Clark’s parents were Nancy Douglas Tapscott and William Meade Clark, an Episcopal minister and editor of Southern Churchmen. Though born in Raleigh, North Carolina, Clark’s date of birth is a subject of some debate; depending upon the source, it could be anywhere from September 8, 1890, to sometime in 1892. Her gravestone, for instance, lists September 8, 1892; her baptismal record lists September 8, 1890; and a variety of census reports suggest 1891. Clark’s mother, Nancy, died in 1894, and in 1896 William Clark moved his family from Fredericksburg to Richmond, where he became rector of St. James’s Episcopal Church. In 1899, Reverend Clark married Mary Alice Peirce, with whom Clark remained close, particularly after her father’s death in 1914.
Clark graduated from Richmond’s Virginia Randolph Ellett School for Girls (now St. Catherine’s School) in 1909, but skipped college despite passing the Bryn Mawr College entrance exam. She wrote book reviews for the Richmond Evening-Journal (1919–1920), but when the Evening-Journal‘s book page was discontinued in 1920, she and three other contributors—Margaret Waller Freeman (who later became the second wife of), Hunter Taylor Stagg, and Mary Dallas Street—helped to found The Reviewer, an experimental literary magazine to help fill the void of literary production in the South.
The adventuresome writers’ new magazine, The Reviewer, debuted in February 1921 and sold for fifteen cents an issue, one dollar for an annual subscription. For the first few years, Clark was the journal’s volunteer editor and lived on her earnings as a staff writer for the Richmond News Leader from 1920 to 1923. The very existence of The Reviewer was significant because not much else of literary consequence was being published in the South at this time—a fact noted by H. L. Mencken in his essay “The Sahara of the Bozart,” which described the South as a desert of literary production. The Reviewer became important as a forum for cultural negotiation between the traditions of the Old South and the experimentation and liberation of the 1920s (Clark herself straddled two worlds, as a descendant of one of Virginia’s “first families” and a member of the Daughters of the American Revolution, yet immersed in the rebellious and fun-loving “flapper” culture of the so-called “Roaring Twenties”).
Clark’s deliberate lack of editorial policy created an eclectic mix of new and experienced writers with both southern and northern perspectives who produced both ordinary and extraordinary writing. Her commentary in The Reviewer reinforced her editorial perspective: “We did not especially care what our writers said, if they made it worth listening to” (October 1921) and “We are here to discover something—that is our sole excuse for being here at all” (March 1922). Clark’s charisma and social connections landed submissions from such well-known writers as Ellen Glasgow, Allen Tate, Gertrude Stein, and DuBose Heyward. With Mencken’s assistance, she also helped such new writers as Julia Peterkin, who became the first southern novelist to win a Pulitzer Prize for Scarlet Sister Mary (1928) in 1929.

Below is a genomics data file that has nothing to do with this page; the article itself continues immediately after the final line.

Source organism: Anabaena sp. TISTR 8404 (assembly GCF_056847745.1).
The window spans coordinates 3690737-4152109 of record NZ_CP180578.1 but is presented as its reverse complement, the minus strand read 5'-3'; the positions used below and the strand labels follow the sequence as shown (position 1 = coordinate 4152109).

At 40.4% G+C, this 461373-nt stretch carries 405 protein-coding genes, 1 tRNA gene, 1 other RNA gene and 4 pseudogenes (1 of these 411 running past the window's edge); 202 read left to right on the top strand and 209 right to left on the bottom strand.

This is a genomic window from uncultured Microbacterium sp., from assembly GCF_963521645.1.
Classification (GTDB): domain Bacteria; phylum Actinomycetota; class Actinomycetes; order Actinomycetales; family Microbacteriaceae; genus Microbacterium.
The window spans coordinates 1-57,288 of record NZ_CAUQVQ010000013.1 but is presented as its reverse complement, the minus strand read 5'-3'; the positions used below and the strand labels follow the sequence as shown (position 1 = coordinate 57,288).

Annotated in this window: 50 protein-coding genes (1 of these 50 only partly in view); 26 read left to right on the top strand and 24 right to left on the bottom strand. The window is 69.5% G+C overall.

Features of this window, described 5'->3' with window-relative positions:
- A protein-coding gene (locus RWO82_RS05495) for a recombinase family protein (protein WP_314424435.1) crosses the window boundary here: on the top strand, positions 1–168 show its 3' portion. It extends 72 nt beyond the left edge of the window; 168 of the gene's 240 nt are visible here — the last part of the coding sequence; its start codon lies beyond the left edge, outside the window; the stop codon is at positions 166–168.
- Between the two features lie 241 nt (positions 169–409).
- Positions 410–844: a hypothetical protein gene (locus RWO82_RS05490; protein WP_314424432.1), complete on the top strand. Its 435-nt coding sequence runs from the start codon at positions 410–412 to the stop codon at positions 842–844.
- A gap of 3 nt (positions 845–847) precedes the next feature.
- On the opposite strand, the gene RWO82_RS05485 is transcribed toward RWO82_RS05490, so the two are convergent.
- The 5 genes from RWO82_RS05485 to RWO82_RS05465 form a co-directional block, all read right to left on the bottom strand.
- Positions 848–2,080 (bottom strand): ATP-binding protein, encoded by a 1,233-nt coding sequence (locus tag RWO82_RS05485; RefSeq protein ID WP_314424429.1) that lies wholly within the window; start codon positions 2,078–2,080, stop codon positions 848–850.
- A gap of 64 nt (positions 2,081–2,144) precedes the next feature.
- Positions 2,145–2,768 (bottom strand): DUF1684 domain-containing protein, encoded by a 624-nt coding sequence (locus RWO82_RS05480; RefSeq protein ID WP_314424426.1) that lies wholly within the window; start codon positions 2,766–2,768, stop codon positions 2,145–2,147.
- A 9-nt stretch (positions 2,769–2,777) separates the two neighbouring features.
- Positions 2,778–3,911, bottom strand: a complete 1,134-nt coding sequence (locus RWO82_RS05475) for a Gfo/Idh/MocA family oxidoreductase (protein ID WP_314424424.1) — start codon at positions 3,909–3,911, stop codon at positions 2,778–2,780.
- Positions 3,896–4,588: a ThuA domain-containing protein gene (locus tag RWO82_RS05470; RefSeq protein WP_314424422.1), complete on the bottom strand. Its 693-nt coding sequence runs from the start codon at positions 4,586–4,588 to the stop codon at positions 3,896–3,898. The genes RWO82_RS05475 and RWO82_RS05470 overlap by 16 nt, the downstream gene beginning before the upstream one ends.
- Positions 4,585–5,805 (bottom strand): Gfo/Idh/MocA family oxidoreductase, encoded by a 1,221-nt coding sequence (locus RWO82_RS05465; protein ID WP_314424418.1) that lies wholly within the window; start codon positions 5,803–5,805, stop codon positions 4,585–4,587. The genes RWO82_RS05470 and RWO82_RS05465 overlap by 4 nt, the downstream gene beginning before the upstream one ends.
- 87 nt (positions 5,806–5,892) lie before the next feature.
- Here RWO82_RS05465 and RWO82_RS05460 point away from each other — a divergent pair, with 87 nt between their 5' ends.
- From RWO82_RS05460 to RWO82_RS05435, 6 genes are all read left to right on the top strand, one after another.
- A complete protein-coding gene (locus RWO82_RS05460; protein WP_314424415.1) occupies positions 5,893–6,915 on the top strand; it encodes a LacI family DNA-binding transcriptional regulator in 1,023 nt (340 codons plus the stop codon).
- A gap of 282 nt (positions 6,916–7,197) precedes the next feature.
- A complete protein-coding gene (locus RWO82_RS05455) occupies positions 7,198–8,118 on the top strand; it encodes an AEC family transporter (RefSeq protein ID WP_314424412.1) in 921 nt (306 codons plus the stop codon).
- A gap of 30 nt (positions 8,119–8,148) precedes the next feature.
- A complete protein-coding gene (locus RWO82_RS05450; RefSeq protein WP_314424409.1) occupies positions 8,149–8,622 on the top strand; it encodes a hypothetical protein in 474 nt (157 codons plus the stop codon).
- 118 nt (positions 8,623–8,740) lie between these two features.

While traveling in the summer of 1923, Clark met Edwin Balch in Baltimore, Maryland. In letters to her mentor and confidant Joseph Hergesheimer, Clark described Balch as “rather nauseating at times,” or as “old Mr. Balch” who sent “fearfully erudite” books to her. Only a few months later, however, in her letter of December 7, 1923, Clark described Balch as “amazingly philanthropic” for doing something “exceedingly nice”—he had financed several issues of The Reviewer and had put $3,000 worth of the magazine’s stock in his name.
On November 1, 1924, Clark, then in her thirties, married the sixty-eight-year-old Balch and moved to Philadelphia. She left The Reviewer optimistically and with humor, as she wrote in a letter to Hergesheimer on August 23, 1924:
I’m so glad too that I’ve worked with a magazine, because I learned more about people than I could ever have learned in that length of time without it. And my writing will probably be more horrid, and therefore more chic, for having been an editor … I’d rather do some quite different things now, and I’m sure I’ll be able to think of plenty of amusing things.
Edwin Balch died in 1927. That same year, with encouragement from Mencken, Clark finished Stuffed Peacocks. Her 270-page account of The Reviewer and its well-known associates, Innocence Abroad, was published in 1931.
Clark remained a patron of the literary and the visual arts, and from time to time her reviews and other writings appeared in several magazines, including the Virginia Quarterly Review, published by the University of Virginia. She died at her Philadelphia home on July 2, 1953, leaving two-thirds of her estate and some of her letters and manuscripts to the university. Two years later, the Virginia Quarterly Review used Clark’s bequest to establish the Emily Clark Balch Prize for short stories and poetry, an annual award that continues today. Clark is buried in Richmond’s Hollywood Cemetery.
List of Works
- Stuffed Peacocks (1927)
- Innocence Abroad (1931)